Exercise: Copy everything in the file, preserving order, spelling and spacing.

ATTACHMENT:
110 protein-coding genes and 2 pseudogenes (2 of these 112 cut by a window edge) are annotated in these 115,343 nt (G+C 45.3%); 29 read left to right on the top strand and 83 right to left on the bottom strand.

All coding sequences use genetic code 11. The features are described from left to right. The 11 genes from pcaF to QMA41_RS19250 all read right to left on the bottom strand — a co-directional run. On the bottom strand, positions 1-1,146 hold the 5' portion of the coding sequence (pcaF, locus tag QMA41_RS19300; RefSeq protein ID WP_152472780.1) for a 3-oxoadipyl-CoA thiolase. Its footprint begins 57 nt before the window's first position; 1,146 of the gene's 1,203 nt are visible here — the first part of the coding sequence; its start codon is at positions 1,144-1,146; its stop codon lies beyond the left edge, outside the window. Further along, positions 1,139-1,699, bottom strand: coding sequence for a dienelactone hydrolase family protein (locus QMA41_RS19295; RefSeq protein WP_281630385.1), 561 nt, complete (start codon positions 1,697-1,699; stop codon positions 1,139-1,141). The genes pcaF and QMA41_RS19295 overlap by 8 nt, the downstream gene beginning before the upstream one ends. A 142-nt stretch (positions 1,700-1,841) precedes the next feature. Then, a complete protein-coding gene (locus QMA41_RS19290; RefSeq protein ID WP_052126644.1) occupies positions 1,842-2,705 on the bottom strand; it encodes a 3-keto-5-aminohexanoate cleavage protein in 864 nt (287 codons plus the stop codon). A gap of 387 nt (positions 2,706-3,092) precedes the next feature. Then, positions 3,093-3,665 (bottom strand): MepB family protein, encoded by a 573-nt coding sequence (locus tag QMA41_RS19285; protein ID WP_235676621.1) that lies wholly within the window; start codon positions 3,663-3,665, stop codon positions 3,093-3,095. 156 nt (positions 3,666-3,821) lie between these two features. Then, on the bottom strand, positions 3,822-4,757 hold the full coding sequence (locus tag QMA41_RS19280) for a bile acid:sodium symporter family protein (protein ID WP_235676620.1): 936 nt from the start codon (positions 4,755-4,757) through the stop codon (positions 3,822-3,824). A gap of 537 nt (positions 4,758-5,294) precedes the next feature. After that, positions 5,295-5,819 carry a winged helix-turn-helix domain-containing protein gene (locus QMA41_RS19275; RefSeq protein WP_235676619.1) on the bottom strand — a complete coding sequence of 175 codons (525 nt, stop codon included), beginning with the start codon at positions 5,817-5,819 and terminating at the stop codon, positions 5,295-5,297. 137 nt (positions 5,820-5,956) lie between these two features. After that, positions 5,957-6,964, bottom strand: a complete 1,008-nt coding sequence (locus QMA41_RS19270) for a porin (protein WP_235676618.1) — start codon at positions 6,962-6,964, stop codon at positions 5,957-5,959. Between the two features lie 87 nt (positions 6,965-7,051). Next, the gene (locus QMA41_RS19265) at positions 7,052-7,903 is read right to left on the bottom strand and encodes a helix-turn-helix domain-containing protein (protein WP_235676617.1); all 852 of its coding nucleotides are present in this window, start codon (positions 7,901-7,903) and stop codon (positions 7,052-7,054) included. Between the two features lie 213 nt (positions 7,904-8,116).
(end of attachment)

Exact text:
110 protein-coding genes and 2 pseudogenes (2 of these 112 cut by a window edge) are annotated in these 115,343 nt (G+C 45.3%); 29 read left to right on the top strand and 83 right to left on the bottom strand.

All coding sequences use genetic code 11. The features are described from left to right. The 11 genes from pcaF to QMA41_RS19250 all read right to left on the bottom strand — a co-directional run. On the bottom strand, positions 1-1,146 hold the 5' portion of the coding sequence (pcaF, locus tag QMA41_RS19300; RefSeq protein ID WP_152472780.1) for a 3-oxoadipyl-CoA thiolase. Its footprint begins 57 nt before the window's first position; 1,146 of the gene's 1,203 nt are visible here — the first part of the coding sequence; its start codon is at positions 1,144-1,146; its stop codon lies beyond the left edge, outside the window. Further along, positions 1,139-1,699, bottom strand: coding sequence for a dienelactone hydrolase family protein (locus QMA41_RS19295; RefSeq protein WP_281630385.1), 561 nt, complete (start codon positions 1,697-1,699; stop codon positions 1,139-1,141). The genes pcaF and QMA41_RS19295 overlap by 8 nt, the downstream gene beginning before the upstream one ends. A 142-nt stretch (positions 1,700-1,841) precedes the next feature. Then, a complete protein-coding gene (locus QMA41_RS19290; RefSeq protein ID WP_052126644.1) occupies positions 1,842-2,705 on the bottom strand; it encodes a 3-keto-5-aminohexanoate cleavage protein in 864 nt (287 codons plus the stop codon). A gap of 387 nt (positions 2,706-3,092) precedes the next feature. Then, positions 3,093-3,665 (bottom strand): MepB family protein, encoded by a 573-nt coding sequence (locus tag QMA41_RS19285; protein ID WP_235676621.1) that lies wholly within the window; start codon positions 3,663-3,665, stop codon positions 3,093-3,095. 156 nt (positions 3,666-3,821) lie between these two features. Then, on the bottom strand, positions 3,822-4,757 hold the full coding sequence (locus tag QMA41_RS19280) for a bile acid:sodium symporter family protein (protein ID WP_235676620.1): 936 nt from the start codon (positions 4,755-4,757) through the stop codon (positions 3,822-3,824). A gap of 537 nt (positions 4,758-5,294) precedes the next feature. After that, positions 5,295-5,819 carry a winged helix-turn-helix domain-containing protein gene (locus QMA41_RS19275; RefSeq protein WP_235676619.1) on the bottom strand — a complete coding sequence of 175 codons (525 nt, stop codon included), beginning with the start codon at positions 5,817-5,819 and terminating at the stop codon, positions 5,295-5,297. 137 nt (positions 5,820-5,956) lie between these two features. After that, positions 5,957-6,964, bottom strand: a complete 1,008-nt coding sequence (locus QMA41_RS19270) for a porin (protein WP_235676618.1) — start codon at positions 6,962-6,964, stop codon at positions 5,957-5,959. Between the two features lie 87 nt (positions 6,965-7,051). Next, the gene (locus QMA41_RS19265) at positions 7,052-7,903 is read right to left on the bottom strand and encodes a helix-turn-helix domain-containing protein (protein WP_235676617.1); all 852 of its coding nucleotides are present in this window, start codon (positions 7,901-7,903) and stop codon (positions 7,052-7,054) included. Between the two features lie 213 nt (positions 7,904-8,116).